Home' Greymouth Star : October 13th 2014 Contents Greymouth Star
2 - Monday, October 13, 2014
Monday October 13
Urgent cases only
Phone 769 7493 first
5pm - 8pm
COX, Charlie. —
October 13, 2004. Ten
years have gone by.
Many stories retold
Nev, Barb and Terry.
HUNT, (nee James)
of Reefton and Hokitika.
On October 11, 2014
passed away peacefully.
In her 90th year. Be-
loved wife of the late
George Harold. Much
mother-in-law of Garth
Nana of Greg and
Jamie, Dale and Lisa,
Mark and Tash, and
Kristy, Julieanne, and
mother of Lucas, Rome
and Tamaya, Laekin,
Emmy and Briar and
Dakota. Messages to
1/37a Tahunanui Drive,
Tahunanui, Nelson. A
graveside funeral service
for Helen will be held at
the Richmond Cemetery
on Wednesday October
15 at 11am.
FDANZ Funeral Home
Ph 768 0250
Formally NZ qualified
National Cert. Funeral
Directing Reg. FD (FDANZ)
Providing professionally set
Standards, Values & Ethics
Code of conduct
Premises and facilities
Ensuring you get Expertise
and Qualified Funeral
Tai Poutini Polytechnic hopes a new
degree will help West Coast businesses
work smarter and more effectively.
Programme leader in trades and special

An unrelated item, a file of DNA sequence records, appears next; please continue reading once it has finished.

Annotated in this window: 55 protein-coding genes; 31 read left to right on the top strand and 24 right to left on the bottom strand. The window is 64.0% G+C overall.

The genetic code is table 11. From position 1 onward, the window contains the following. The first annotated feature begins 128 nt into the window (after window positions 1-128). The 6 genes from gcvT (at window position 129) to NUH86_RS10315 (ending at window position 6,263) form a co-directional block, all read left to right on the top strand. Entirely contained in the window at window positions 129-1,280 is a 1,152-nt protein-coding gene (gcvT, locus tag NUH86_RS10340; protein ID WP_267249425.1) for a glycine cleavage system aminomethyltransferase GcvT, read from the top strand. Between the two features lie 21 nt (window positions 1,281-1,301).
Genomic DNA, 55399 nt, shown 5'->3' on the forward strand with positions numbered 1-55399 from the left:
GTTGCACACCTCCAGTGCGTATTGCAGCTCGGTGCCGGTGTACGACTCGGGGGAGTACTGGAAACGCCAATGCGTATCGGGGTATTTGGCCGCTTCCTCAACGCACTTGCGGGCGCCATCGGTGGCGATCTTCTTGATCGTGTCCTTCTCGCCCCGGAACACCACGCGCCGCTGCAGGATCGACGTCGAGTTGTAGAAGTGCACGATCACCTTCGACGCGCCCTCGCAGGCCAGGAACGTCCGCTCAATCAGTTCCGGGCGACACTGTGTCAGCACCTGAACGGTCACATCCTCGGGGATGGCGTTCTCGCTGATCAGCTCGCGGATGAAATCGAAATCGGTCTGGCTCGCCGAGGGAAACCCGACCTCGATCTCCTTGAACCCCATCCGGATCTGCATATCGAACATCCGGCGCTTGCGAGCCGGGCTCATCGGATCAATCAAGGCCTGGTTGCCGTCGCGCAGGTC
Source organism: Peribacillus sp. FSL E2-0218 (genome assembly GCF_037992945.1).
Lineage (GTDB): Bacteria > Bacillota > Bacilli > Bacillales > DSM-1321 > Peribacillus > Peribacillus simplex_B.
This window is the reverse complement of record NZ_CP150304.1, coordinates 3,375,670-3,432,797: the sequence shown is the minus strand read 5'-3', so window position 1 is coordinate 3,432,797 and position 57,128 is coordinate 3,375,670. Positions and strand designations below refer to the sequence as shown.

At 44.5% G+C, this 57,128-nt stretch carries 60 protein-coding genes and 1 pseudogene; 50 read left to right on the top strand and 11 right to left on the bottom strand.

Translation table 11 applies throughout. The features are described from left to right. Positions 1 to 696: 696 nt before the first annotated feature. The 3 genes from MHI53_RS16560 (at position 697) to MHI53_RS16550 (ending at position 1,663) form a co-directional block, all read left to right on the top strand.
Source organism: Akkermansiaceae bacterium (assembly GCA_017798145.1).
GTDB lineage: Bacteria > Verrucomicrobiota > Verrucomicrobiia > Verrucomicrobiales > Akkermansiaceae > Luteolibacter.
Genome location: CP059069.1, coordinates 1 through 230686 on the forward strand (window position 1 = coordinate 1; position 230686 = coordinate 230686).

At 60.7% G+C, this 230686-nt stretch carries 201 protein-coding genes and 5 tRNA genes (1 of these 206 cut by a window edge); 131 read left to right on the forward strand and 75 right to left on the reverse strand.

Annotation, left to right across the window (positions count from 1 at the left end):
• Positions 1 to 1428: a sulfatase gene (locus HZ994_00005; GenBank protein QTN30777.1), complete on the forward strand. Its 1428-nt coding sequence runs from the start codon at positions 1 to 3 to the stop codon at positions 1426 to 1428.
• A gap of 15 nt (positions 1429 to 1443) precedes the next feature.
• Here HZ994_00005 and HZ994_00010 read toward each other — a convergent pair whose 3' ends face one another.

projects Hadleigh Smith said they hoped
to introduce a degree in business enterprise
early next year. The course had been sourced
from British higher education facility
Edinburgh Napier University, however the
New Zealand Qualifications Authority
(NZQA) would have the final say over
whether Tai Poutini Polytechnic could
deliver the course.
Representatives from NZQA would
be visiting Greymouth next month, and
subject to their approval the course would
be offered from February 2015. It would
cost between $25,000 and $40,000 to set up.
Mr Smith said he expected the biggest
demand to come from people working
at businesses across the region, as well as
students already enrolled on the diploma in
“They (businesses) are saying it ’s a great
idea for a degree — it will build capability
in our staff, identify new opportunities for
us, new efficiencies and evaluate where our
businesses are doing well.”
Mr Smith said a recently completed sur vey
of close to 100 Tai Poutini Polytechnic
students showed that more than 88%
wanted to do another degree with the
Many of the students who would be
interested in the new course were already
working. Therefore it had been designed to
allow them to study part-time on projects